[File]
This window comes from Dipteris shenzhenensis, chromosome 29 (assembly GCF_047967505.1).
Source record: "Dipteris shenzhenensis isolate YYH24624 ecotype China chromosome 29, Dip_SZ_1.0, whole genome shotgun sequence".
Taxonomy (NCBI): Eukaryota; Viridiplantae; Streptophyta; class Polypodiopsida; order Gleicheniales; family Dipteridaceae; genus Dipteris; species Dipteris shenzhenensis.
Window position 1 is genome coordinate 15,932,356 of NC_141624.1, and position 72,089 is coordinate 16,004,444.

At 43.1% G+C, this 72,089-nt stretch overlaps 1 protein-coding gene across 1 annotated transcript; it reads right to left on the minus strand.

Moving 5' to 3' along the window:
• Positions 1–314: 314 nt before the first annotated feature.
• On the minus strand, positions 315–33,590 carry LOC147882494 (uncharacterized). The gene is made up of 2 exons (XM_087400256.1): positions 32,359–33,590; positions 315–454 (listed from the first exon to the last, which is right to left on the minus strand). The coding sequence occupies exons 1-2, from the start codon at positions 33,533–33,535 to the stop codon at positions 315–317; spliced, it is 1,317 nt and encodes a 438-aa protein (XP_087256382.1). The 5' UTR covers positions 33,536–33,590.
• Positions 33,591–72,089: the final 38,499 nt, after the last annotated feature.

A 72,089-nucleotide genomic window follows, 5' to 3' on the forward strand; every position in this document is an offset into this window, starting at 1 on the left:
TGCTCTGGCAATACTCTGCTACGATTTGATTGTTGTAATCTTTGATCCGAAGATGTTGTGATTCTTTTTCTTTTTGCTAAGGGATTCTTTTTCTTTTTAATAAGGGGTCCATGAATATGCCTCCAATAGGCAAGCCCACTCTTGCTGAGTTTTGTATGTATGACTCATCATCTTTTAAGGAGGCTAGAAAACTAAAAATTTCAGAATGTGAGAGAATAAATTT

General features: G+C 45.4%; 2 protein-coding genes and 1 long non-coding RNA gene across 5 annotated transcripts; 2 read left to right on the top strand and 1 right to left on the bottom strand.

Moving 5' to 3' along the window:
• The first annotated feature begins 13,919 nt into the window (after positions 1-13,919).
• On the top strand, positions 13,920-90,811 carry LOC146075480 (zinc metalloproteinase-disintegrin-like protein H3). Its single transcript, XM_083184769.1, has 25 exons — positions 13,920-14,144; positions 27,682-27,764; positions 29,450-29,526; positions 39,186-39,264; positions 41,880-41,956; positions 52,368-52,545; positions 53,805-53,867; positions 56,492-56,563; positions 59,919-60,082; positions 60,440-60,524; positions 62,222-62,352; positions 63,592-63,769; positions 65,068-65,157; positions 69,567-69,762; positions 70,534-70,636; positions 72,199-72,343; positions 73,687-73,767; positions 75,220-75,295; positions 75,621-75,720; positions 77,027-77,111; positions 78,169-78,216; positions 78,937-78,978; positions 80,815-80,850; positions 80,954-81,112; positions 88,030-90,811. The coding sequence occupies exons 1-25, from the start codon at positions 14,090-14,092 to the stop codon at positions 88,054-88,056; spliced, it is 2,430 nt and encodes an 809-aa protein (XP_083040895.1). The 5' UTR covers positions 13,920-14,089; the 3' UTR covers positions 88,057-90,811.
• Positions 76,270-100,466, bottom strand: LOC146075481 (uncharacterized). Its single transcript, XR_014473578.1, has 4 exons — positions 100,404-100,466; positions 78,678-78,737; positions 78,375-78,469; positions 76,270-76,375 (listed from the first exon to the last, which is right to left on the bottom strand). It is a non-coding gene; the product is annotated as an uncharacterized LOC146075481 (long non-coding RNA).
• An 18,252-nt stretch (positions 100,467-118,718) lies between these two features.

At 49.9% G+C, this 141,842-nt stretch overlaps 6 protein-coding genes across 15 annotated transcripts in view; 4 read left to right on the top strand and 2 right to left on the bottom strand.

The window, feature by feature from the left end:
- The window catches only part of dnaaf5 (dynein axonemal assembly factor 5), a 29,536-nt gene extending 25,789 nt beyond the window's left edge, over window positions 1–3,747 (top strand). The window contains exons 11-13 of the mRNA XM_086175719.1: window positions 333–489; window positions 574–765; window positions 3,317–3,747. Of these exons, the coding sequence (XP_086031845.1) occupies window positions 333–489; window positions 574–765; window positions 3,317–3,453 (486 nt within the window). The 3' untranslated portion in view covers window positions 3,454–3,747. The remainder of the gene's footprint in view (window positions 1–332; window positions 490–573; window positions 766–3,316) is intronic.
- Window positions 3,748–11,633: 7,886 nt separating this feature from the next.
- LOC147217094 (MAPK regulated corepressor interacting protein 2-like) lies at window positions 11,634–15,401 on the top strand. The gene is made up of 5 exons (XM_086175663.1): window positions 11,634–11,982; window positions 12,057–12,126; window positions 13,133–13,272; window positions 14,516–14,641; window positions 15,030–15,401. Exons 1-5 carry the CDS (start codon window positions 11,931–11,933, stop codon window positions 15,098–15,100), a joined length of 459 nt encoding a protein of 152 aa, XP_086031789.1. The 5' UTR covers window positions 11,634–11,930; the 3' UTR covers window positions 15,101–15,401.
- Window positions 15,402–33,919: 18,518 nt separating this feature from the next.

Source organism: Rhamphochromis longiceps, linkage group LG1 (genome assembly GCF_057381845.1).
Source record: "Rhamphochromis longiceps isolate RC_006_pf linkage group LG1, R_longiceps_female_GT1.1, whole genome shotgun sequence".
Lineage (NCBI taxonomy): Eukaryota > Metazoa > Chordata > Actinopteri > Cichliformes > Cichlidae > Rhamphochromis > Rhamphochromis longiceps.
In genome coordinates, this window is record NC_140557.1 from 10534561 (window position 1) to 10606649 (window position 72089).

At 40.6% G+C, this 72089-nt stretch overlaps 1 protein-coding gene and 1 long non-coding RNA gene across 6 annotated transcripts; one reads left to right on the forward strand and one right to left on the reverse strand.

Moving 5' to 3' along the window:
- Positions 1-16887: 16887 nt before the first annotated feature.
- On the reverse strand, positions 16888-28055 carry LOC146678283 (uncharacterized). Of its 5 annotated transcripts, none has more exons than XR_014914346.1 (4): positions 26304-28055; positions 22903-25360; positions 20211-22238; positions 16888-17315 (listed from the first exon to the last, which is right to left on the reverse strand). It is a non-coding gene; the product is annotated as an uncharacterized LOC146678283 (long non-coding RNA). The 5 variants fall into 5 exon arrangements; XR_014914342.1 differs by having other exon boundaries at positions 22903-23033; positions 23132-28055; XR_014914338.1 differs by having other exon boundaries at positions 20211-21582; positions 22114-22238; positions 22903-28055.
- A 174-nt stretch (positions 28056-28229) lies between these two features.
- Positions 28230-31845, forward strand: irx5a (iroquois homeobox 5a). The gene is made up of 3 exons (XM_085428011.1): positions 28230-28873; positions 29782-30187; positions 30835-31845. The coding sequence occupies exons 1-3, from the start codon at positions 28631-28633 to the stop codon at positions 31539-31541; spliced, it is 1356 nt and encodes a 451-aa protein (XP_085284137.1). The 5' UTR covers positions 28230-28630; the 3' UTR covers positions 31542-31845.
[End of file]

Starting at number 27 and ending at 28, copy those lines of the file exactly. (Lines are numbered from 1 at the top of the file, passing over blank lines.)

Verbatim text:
In genome coordinates, this window is record NC_140557.1 from 10534561 (window position 1) to 10606649 (window position 72089).

At 40.6% G+C, this 72089-nt stretch overlaps 1 protein-coding gene and 1 long non-coding RNA gene across 6 annotated transcripts; one reads left to right on the forward strand and one right to left on the reverse strand.